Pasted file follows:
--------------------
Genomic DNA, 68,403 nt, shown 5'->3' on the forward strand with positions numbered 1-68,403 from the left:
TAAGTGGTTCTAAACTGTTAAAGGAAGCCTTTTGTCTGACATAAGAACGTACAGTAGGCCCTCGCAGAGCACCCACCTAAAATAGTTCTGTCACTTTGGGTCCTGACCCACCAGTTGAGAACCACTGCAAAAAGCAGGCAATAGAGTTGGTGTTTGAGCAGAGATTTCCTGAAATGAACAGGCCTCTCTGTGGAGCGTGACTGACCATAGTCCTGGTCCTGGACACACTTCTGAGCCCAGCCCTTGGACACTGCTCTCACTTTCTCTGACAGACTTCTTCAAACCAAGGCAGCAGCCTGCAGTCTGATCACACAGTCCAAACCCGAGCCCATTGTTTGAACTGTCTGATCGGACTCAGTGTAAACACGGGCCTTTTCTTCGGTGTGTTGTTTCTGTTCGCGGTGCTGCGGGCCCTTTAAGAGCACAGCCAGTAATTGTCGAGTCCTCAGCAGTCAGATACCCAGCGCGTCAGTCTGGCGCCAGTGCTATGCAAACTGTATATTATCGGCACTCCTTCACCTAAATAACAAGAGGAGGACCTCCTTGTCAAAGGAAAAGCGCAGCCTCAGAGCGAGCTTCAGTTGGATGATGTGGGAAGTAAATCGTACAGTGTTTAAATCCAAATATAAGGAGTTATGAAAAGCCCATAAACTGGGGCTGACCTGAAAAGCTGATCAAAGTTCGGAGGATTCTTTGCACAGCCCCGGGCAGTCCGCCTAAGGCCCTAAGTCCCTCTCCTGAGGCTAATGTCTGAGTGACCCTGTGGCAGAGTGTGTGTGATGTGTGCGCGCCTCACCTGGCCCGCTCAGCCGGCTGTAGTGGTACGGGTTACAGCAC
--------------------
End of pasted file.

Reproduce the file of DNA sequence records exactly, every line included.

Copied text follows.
Genomic DNA, 68,403 nt, shown 5'->3' on the forward strand with positions numbered 1-68,403 from the left:
TAAGTGGTTCTAAACTGTTAAAGGAAGCCTTTTGTCTGACATAAGAACGTACAGTAGGCCCTCGCAGAGCACCCACCTAAAATAGTTCTGTCACTTTGGGTCCTGACCCACCAGTTGAGAACCACTGCAAAAAGCAGGCAATAGAGTTGGTGTTTGAGCAGAGATTTCCTGAAATGAACAGGCCTCTCTGTGGAGCGTGACTGACCATAGTCCTGGTCCTGGACACACTTCTGAGCCCAGCCCTTGGACACTGCTCTCACTTTCTCTGACAGACTTCTTCAAACCAAGGCAGCAGCCTGCAGTCTGATCACACAGTCCAAACCCGAGCCCATTGTTTGAACTGTCTGATCGGACTCAGTGTAAACACGGGCCTTTTCTTCGGTGTGTTGTTTCTGTTCGCGGTGCTGCGGGCCCTTTAAGAGCACAGCCAGTAATTGTCGAGTCCTCAGCAGTCAGATACCCAGCGCGTCAGTCTGGCGCCAGTGCTATGCAAACTGTATATTATCGGCACTCCTTCACCTAAATAACAAGAGGAGGACCTCCTTGTCAAAGGAAAAGCGCAGCCTCAGAGCGAGCTTCAGTTGGATGATGTGGGAAGTAAATCGTACAGTGTTTAAATCCAAATATAAGGAGTTATGAAAAGCCCATAAACTGGGGCTGACCTGAAAAGCTGATCAAAGTTCGGAGGATTCTTTGCACAGCCCCGGGCAGTCCGCCTAAGGCCCTAAGTCCCTCTCCTGAGGCTAATGTCTGAGTGACCCTGTGGCAGAGTGTGTGTGATGTGTGCGCGCCTCACCTGGCCCGCTCAGCCGGCTGTAGTGGTACGGGTTACAGCAC